Thursday, April 19, 2007
Is Science More Ethical than Religion?

One of my new atheist friends, Dan Harlow, has an excellent post over at his blog which raises the question of whether science has really acted any more ethically than religion when it comes to the great (and small) atrocities of history. You should go read it. It is one of the most fair and balanced treatments of this question I have seen from either an atheist or a theist (both of whom usually tend to just focus on the evidence that vilifies the other side while making their side look good).

The issue here is really that science, while great at what it does, is not equipped to answer moral and ethical questions. As Dan points out, science is primarily about making observations about the world - not about telling us what is good and evil. Science can tell us what we can do, it can't tell us what we should do. This is the realm of philosophy & religion. While there have been some who want to claim that science can provide a basis for morality, too often this turns into using science to justify our own prior moral assumptions - as when the Nazis used Darwinism to support their ideologies of racial superiority. Or else it becomes merely an exercise describing how our moralities may have arisen through evolutionary processes - but still without giving us a compelling "ought". Describing how our morality has arisen from genetics or the social dynamics of primate groups, while interesting, still doesn't provide an answer to those universal human questions "What is good and what is right? What ought I to do?"

The bottom line, IMHO, is that neither religion nor science should necessarily be held up as the villains, or held to blame for all the atrocities committed in their names. The villain is simply our own selfish and violent human nature, which tends to get expressed no matter what context it's in or which overarching ideology it identifies with. Some of the most beautiful religious ideals, and the most noble scientific endeavors have been warped and perverted by humanity's seemingly unquenchable will-to-power.

Science is but a tool that can be used for good or for evil. What concerns me is not so much the kind of discoveries science will make, as whether we are ethically mature enough as a race to know how we ought to use them. I agree with what Dr. Martin Luther King Jr. said: "Our scientific power has outrun our spiritual power. We have guided missiles and misguided men"

Lord, save us from ourselves.


posted by Mike Clawson at 4:57 PM | Permalink |


At 4/19/2007 08:06:00 PM, Anonymous Arni

I totally agree. It's so easy to slip into the blame game, where science does all kinds of evil and any evil committed by religion isn't actually committed by *real* religion.. No real Christian would ever do anything like that! While in some ways it's true, proper Christians are unlikely to kill people (or so they should be!) and science has invented the weapons proper Christians don't use, blaming each other doesn't get us anywhere. Let's be nice to each other and prove one another wrong, whether we are nice religious people or nice non-religious people.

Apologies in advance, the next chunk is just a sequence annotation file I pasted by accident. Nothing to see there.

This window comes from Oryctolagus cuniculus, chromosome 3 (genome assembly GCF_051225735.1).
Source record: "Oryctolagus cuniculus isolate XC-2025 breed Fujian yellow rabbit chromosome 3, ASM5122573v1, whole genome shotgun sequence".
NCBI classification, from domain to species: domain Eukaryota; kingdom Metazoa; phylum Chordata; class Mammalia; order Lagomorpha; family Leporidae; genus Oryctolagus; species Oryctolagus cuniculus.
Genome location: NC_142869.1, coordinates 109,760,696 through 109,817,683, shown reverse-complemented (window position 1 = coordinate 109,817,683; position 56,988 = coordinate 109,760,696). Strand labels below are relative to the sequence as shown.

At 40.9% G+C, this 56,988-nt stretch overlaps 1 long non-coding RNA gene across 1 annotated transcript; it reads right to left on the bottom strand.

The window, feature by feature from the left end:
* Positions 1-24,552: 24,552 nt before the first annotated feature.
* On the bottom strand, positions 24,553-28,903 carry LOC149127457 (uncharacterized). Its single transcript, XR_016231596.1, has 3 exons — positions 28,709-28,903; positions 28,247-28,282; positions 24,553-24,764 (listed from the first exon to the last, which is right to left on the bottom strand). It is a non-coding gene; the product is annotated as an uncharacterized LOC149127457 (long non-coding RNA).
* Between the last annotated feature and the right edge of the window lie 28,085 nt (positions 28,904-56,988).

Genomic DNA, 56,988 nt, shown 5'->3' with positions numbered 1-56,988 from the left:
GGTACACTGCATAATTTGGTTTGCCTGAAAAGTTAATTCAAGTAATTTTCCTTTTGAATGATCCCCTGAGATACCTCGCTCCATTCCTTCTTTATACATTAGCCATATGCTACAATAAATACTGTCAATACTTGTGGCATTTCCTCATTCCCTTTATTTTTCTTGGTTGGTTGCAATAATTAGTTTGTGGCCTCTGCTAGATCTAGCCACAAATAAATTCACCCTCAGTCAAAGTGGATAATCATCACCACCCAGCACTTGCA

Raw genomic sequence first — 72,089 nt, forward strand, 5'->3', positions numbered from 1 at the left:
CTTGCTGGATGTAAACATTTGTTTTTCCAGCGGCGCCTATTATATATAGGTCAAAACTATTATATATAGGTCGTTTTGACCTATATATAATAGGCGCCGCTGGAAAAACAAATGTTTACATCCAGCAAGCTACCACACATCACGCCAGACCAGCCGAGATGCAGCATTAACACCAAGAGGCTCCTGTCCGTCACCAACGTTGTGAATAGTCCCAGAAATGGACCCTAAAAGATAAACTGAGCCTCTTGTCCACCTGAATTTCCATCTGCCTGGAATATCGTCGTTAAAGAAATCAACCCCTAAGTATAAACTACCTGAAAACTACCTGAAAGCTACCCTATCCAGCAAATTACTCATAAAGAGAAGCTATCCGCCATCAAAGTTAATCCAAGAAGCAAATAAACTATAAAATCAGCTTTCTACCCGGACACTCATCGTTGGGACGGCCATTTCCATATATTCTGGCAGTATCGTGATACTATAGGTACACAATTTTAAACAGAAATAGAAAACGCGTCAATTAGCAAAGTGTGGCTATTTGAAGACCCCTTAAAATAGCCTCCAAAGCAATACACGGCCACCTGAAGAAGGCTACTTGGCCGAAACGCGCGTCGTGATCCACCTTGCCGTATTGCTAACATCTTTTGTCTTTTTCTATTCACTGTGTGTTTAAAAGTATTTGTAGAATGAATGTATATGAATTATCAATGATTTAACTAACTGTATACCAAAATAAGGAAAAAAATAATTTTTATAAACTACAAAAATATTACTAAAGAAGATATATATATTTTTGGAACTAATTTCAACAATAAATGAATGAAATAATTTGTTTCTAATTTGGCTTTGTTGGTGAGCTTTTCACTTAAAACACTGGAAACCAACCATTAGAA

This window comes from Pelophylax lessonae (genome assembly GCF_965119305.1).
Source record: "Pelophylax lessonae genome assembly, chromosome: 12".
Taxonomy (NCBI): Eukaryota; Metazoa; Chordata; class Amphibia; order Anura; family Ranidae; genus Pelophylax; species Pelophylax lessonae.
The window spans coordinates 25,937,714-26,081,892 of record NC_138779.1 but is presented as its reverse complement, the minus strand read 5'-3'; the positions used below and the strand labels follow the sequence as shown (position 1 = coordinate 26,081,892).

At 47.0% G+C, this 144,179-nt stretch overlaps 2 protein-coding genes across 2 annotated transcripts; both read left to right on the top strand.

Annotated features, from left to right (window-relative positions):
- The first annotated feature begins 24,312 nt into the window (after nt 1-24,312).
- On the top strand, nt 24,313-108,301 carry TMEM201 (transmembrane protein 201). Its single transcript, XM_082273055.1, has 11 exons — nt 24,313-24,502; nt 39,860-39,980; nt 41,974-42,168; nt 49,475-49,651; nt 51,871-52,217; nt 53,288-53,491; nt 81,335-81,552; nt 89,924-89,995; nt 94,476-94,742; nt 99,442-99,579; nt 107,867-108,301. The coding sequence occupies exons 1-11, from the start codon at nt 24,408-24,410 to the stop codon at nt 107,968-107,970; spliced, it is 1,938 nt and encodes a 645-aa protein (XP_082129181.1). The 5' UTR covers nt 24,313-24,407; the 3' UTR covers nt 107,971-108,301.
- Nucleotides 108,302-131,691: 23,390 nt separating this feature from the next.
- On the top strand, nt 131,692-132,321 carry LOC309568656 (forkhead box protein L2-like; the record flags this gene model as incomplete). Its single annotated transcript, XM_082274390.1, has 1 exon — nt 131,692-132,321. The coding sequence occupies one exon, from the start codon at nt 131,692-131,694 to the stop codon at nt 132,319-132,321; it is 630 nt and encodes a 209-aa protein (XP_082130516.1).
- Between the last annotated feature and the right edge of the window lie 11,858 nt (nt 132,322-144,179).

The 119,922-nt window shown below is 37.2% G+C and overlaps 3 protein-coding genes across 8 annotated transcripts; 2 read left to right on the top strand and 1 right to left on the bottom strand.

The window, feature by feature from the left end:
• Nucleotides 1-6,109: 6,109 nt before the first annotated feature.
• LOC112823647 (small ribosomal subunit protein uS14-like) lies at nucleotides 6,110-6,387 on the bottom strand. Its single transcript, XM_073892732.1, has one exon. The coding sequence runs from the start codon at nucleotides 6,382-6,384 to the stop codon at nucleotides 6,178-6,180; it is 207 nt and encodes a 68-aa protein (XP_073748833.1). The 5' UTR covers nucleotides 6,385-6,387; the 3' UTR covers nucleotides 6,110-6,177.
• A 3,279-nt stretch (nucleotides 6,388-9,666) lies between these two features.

At 4/20/2007 02:16:00 AM, Blogger Richard Wade

I see the parallel between the lofty core teachings of religions vs. their sometimes unfortunate application, and the discipline of thinking that is science vs. its sometimes unfortunate application. In their own ways religion and science influence and persuade huge numbers of people, and so lend great power to those wielding them. Both can be and have been used for great good and great evil. The ethical/moral responsibility lies in the hands of those who actually apply their power to society, for good or ill. Research scientists do not operate in a moral vacuum, and very few act as if they do. They often stop to consider the implications of their research and often come into conflict with those who would use it ruthlessly.

All the incidents of ruthless application of science that Dan described in his article have a background of desperate times filled with life or death struggles or fear of imminent destruction. Such desperation is not an excuse, but part of an explanation. It is part of the context in which the actions must be seen and judged.

We must always try to see the context in which we are making our decisions. It is not easy to do, like seeing the forest for the trees. Does a wave of fear sparked by a terrorist attack sweep us into a war based on lies and rumors? Does a sense of losing ground to science cause people of faith to react against technology that could save lives? Does anger at religious manipulation in government cause non-believers to condemn all religious people and activities?

Of late we are in threatening times, but are being encouraged to believe we are in truly desperate times. The danger for reactionary folly and for ruthlessness is high. We must all stop to take deep breaths and question our eagerness to villainize others. Neither religion nor science is the villain. Only a few villainous individuals who would use our fear for their own power and profit are the villains. They come dressed in many guises. A very few in black robes, a very few in white lab coats, and most in charcoal grey suits.


At 4/20/2007 12:18:00 PM, Blogger M James

"The issue here is really that science, while great at what it does, is not equipped to answer moral and ethical questions."